The Politics of Condemnation

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Now that voters can follow lawmakers on Twitter with the press of a button, members of Congress are expected to comment on everything that happens. Gone are the days when politicians could eschew discussing sensitive or difficult issues by dishing a mere “no comment” to probing reporters. Now, politicians are expected to take to Twitter to issue sweeping condemnations of just about every bad thing that happens.  

Twitter condemnations have allowed the Democratic Party to cement itself as the party that stands up most directly to injustice. You’ll find far more tweets endorsing #MeToo (and thus condemning sexual assaulters) on the pages of Democrats than those of Republicans. And while Democratic Twitter pages were buzzing with strongly-worded denouncements last summer while the Trump administration was separating families at the border, most Republican Twitter pages were silent.

Because lawmakers are expected to have active social media pages, remaining silent can be just as telling as tweeting a condemnation. Thus, for Republicans, the relative silence on Twitter on family separation and the travel ban were tacit nods of approval to these Trump administration policies. And recently, while Democrats rushed to Twitter to write emotional condemnations of the supposed hate crime against Jussie Smollett, Republicans were silent—but not because they were skeptical of Smollett’s story and wanted more facts. Instead, for Republicans, condemning a hate crime—staged or not—would give credence to the (true) claim that hate crimes are on the rise in the United States and that Trump may be an instigator for them.

“Empire” actor Jussie Smollett (AP Photo/Kamil Krzaczynski)

Both parties have used Twitter condemnations to criticize members of their own party, and thus, stave off accusations of hypocrisy. For example, when #MeToo stories about Al Franken and John Conyers surfaced, Democrats could do nothing but call for both of them to resign. If they didn’t, their attacks on other sexual harassers—like Roger Ailes and Harvey Weinstein—would seem meaningless. Republicans, likewise, used Twitter to condemn Steve King, a Representative from Iowa, when he couldn’t find what was offensive about the term “white supremacist.” If they didn’t, they would no longer be able to credibly accuse non-pro-Israel Democrats of being anti-semitic.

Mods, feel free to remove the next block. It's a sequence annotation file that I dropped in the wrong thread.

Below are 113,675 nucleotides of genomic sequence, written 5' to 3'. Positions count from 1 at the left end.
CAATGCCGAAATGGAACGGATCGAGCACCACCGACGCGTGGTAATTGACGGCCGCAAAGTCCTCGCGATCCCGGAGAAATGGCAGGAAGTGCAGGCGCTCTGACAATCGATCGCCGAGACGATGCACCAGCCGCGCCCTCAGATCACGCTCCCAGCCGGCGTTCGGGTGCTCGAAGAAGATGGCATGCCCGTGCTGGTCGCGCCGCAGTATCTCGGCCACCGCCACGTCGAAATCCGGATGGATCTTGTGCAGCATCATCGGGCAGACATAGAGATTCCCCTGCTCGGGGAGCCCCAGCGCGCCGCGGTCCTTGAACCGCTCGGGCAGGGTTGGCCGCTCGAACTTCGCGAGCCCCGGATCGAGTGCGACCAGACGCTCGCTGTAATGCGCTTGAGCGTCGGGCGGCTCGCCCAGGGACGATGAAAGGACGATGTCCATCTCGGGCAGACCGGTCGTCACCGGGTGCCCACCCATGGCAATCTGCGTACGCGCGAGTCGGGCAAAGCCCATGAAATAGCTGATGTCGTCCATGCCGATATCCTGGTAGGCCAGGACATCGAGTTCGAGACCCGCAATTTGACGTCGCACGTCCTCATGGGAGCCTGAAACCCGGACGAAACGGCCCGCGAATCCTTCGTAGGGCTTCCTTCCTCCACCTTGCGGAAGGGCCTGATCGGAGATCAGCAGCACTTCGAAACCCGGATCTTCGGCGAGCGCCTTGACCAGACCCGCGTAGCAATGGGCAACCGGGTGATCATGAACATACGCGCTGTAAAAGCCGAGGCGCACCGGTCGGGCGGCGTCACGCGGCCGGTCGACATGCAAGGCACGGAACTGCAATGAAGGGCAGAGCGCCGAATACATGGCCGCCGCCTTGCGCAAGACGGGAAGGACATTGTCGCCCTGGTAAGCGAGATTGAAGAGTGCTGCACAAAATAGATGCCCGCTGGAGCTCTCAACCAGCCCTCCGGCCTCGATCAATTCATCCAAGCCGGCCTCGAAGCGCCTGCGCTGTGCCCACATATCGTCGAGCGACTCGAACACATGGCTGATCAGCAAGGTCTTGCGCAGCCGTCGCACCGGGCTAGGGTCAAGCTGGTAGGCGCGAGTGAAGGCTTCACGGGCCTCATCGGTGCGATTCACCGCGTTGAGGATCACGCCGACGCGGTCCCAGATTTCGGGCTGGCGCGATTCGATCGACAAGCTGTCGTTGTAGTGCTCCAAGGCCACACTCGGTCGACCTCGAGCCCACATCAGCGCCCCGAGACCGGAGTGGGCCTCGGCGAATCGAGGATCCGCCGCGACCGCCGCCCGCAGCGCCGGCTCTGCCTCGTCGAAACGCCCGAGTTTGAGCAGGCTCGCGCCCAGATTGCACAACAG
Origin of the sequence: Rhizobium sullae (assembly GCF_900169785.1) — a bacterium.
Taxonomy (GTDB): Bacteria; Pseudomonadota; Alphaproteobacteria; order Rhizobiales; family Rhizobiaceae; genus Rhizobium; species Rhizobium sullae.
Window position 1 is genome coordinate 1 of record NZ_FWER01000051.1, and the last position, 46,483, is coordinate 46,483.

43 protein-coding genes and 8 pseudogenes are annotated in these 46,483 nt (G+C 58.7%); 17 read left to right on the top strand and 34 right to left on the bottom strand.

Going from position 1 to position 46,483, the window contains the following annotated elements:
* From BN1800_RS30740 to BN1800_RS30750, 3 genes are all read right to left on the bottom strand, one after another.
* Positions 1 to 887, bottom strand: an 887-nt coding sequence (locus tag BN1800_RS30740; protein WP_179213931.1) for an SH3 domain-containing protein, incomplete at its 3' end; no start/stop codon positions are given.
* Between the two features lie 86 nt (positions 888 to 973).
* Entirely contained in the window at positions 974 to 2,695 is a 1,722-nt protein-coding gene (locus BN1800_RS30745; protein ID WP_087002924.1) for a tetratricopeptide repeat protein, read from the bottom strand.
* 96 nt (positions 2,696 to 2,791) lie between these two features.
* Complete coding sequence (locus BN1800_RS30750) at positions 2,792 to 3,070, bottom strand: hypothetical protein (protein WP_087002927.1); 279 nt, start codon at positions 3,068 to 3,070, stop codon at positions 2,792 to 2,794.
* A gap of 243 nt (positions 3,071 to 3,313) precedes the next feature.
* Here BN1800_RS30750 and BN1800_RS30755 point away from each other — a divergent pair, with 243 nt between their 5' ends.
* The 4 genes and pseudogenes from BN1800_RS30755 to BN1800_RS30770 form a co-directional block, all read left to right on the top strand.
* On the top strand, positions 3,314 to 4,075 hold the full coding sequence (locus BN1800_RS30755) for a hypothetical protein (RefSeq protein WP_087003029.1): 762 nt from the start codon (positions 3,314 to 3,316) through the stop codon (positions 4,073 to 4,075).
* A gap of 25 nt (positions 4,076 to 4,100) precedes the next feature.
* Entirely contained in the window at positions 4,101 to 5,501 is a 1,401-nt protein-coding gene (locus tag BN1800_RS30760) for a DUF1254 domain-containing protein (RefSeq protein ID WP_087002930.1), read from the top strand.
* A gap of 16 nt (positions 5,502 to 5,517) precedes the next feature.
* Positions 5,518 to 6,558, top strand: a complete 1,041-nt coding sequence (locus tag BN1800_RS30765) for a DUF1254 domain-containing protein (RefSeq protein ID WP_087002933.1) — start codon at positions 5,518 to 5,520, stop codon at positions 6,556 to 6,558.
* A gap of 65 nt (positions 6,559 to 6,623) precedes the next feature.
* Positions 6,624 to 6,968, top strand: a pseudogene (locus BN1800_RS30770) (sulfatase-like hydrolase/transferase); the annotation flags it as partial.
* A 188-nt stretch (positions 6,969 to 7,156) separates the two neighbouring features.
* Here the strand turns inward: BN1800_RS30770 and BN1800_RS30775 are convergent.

On its face, the burgeoning trend of using Twitter to issue condemnations seems innocent, if not healthy for our democracy. It forces politicians to comment on issues that they may have otherwise ignored, and it allows voters to see how particular representatives react to major events. But the pressure to issue sweeping condemnations—and to do so quickly—has gotten some politicians (mostly Democrats) into trouble. No one could have guessed that Jussie Smollett spent thousands of dollars to stage a hate crime against himself, so it’s hard to blame Democrats for dashing to his defense. Regardless, in the Trump era, Democrats have increasingly resorted to knee-jerk reactions (often facilitated through Twitter condemnations) to tout their #resistance cred. The Jussie Smollett incident has exposed this trend.

Furthermore, Twitter condemnations give politicians a screen to hide behind—and potentially, an excuse to not write legislation. Instead of drafting actual policy to address the things they condemn, they can point to a 240-character summary of their opinion. And because voters are often oblivious to what actually happens on Capitol Hill, they may begin to view their reps through the lens of what they say on Twitter, not what they do in Congress.

Featured Image via AP/Kamil Krzcaczynski

About the author

Matt Walsh is a VI Form day student from Southborough, Massachusetts. He leads Openly Secular, plays trumpet and French horn, and leads the young Democrats club. His academic interests include public policy, political science, and chemistry, and he plays baseball and runs cross country. In his free time, he curates Spotify playlists and pets his dog, Portia. Matt hopes that The Parkman Post can be a hub for intellectual thought, ideological diversity and meaningful debate.

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